Consumer, inform thyself!

The following is my first article written for the inaugural issue of the "Healthy & Humane Observer," which is a local, free publication distributed throughout NE Ohio. You can access their website & online version here.

People often ask me what are my favorite ‘superfoods’ or nutritional supplements because they “saw something on Dr. Oz.” As a registered dietitian, these are fair questions. My simple reply is that I do not recommend any particular superfood because the addition of one single nutrient-rich food is not going to dramatically alter your nutrition status. You can eat kale by the bushel, but it does not compensate for the cheeseburgers you are regularly consuming.

Nutritional supplements will also typically throw me into a fit of eye rolling. Note that I am not referring to actual vitamin & mineral supplements, which I do think can be useful. I am talking about those supplements which make claims that sound too good to be true – and we all know what our mamas said about things like that. Within a day or two, my local grocer sells out of every shipment of green coffee bean extract, which is touted for its weight loss capabilities despite the science to support it. And often, these are consumers who have yet to change their consumption of what is known as the Standard American Diet, which is an eating pattern excessive in sugar, salt and saturated fat. Their grocery carts are overflowing with processed foods while without one fruit, vegetable, legume or whole grain in sight.  Have they considered that their money could be better spent speaking to a trained health professional specializing in whole foods, plant-based nutrition like myself than on an overpriced bottle of pills?    

I suppose I cannot blame people for their lack of understanding about basic nutrition. Our government, which issues dietary recommendations for the public, is deeply influenced by lobbyists for food and drug manufacturers as well as for trade organizations (cue Coca Cola, Pfizer, and the American Egg Board). Our health professionals receive little (if any!) nutrition education as part of their curriculum in school. This is upsetting when many people look to their physicians for guidance. Even my fellow dietitians, who are trained to be nutrition experts, fall prey to biased education material created by food lobbyists. Our food manufacturers are often deceptive in their product marketing & health claims, which only add to consumer confusion. Our media caters to health trends and buzzwords without regard to whether or not what they report is based on sound science.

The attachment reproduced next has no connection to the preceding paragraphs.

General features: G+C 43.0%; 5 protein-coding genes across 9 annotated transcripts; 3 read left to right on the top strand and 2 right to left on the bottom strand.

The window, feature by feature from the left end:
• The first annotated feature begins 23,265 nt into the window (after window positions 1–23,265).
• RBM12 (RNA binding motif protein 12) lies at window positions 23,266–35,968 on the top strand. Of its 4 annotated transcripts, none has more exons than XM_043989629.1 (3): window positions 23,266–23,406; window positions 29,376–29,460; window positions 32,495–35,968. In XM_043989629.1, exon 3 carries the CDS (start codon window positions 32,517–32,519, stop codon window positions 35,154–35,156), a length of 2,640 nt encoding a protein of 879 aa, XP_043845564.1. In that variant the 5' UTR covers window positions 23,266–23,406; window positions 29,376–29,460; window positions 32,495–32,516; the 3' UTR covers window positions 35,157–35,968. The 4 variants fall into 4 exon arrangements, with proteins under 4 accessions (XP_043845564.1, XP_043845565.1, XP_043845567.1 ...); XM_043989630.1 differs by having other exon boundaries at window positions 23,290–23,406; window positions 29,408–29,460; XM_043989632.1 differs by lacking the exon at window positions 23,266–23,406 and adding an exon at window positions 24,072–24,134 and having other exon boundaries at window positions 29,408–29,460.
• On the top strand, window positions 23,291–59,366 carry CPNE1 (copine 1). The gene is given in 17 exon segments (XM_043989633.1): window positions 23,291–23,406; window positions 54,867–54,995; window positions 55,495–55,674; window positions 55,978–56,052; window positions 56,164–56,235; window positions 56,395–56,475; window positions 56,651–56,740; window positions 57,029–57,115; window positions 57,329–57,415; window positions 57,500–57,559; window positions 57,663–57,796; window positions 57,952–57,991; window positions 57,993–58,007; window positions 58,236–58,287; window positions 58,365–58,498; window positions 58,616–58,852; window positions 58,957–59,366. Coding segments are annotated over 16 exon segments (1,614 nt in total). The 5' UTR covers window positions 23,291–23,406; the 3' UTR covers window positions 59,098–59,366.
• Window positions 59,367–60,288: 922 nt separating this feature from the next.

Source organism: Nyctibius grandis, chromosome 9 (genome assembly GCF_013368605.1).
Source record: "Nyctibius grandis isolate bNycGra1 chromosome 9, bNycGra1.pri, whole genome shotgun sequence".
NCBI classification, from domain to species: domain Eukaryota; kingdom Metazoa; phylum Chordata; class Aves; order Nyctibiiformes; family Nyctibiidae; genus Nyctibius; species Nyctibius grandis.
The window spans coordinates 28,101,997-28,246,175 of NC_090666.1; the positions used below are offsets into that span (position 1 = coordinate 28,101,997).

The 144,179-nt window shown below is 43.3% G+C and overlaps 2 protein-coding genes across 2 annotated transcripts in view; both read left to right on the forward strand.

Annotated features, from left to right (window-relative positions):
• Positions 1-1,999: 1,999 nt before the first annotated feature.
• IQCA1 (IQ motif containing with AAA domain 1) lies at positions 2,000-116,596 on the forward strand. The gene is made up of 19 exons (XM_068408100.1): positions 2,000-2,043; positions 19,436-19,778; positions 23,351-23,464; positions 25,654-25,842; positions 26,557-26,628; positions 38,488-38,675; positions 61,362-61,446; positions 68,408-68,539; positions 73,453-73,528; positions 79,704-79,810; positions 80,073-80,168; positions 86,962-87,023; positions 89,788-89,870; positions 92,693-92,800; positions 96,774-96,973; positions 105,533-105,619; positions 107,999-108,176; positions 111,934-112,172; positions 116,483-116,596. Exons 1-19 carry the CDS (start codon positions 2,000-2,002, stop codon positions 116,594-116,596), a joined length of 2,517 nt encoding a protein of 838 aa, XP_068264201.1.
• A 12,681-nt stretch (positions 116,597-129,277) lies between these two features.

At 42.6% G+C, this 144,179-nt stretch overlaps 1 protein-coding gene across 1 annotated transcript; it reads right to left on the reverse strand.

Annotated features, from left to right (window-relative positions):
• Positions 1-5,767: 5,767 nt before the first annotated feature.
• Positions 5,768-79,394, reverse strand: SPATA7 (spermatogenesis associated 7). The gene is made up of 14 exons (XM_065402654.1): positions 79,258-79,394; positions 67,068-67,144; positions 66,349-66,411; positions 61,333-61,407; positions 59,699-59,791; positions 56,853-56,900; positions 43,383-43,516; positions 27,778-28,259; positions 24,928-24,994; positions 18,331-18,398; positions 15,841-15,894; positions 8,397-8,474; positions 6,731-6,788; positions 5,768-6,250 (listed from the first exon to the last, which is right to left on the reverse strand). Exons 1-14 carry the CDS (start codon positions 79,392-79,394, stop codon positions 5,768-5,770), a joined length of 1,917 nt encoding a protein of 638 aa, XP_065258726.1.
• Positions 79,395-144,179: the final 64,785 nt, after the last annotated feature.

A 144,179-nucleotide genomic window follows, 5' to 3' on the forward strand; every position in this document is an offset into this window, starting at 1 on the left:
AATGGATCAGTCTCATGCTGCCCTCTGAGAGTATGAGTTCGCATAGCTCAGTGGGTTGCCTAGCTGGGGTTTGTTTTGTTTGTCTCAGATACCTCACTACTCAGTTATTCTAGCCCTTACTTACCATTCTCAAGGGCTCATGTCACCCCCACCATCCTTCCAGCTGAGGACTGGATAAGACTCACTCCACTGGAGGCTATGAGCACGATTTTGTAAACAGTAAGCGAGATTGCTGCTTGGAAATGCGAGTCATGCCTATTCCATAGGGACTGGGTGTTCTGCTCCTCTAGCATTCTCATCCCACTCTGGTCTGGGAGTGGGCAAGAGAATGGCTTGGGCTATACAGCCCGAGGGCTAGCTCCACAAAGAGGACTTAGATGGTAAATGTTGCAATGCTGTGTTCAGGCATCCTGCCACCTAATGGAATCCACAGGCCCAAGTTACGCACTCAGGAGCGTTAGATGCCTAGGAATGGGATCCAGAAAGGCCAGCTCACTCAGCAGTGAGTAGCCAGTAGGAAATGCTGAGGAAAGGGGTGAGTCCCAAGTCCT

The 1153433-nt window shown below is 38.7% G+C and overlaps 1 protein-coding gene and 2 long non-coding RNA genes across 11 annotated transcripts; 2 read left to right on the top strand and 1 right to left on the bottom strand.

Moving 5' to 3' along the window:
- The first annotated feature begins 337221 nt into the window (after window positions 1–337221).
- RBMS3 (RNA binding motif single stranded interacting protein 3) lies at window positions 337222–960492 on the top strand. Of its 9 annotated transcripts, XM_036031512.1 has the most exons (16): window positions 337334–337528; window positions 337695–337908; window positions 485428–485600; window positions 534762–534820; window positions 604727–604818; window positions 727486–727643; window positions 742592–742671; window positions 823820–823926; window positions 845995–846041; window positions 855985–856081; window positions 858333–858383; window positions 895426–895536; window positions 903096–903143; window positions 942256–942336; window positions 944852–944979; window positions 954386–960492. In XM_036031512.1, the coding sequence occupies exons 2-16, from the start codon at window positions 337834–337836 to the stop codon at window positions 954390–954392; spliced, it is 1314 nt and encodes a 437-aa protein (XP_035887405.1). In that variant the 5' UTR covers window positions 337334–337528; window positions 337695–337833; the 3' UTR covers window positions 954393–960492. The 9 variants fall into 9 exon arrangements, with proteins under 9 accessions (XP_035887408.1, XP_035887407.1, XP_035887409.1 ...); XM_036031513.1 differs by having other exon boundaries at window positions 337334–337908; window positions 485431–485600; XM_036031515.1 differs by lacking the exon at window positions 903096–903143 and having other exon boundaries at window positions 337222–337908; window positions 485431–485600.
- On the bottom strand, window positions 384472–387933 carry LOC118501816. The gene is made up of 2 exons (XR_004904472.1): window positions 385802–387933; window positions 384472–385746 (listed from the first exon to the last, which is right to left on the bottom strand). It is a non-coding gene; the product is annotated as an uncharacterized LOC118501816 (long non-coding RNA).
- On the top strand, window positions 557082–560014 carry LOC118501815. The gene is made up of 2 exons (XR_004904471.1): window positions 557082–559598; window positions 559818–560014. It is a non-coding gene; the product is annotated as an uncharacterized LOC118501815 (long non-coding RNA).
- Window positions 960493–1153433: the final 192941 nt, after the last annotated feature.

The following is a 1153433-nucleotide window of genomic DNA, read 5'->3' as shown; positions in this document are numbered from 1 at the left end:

Unfortunately, I cannot wave a wand and make the government, lobbyists, food manufacturers and the media have your best interests in mind. What I can do is make people aware they need to be their own advocates when it comes to their health, and when they have questions, seek out reputable sources. I have spent more than a decade sorting through nutrition information and trying to convey it to the masses. At the end of the day, my message remains simple: No superfood or a bottle of supplements can replace a whole foods, plant-based diet.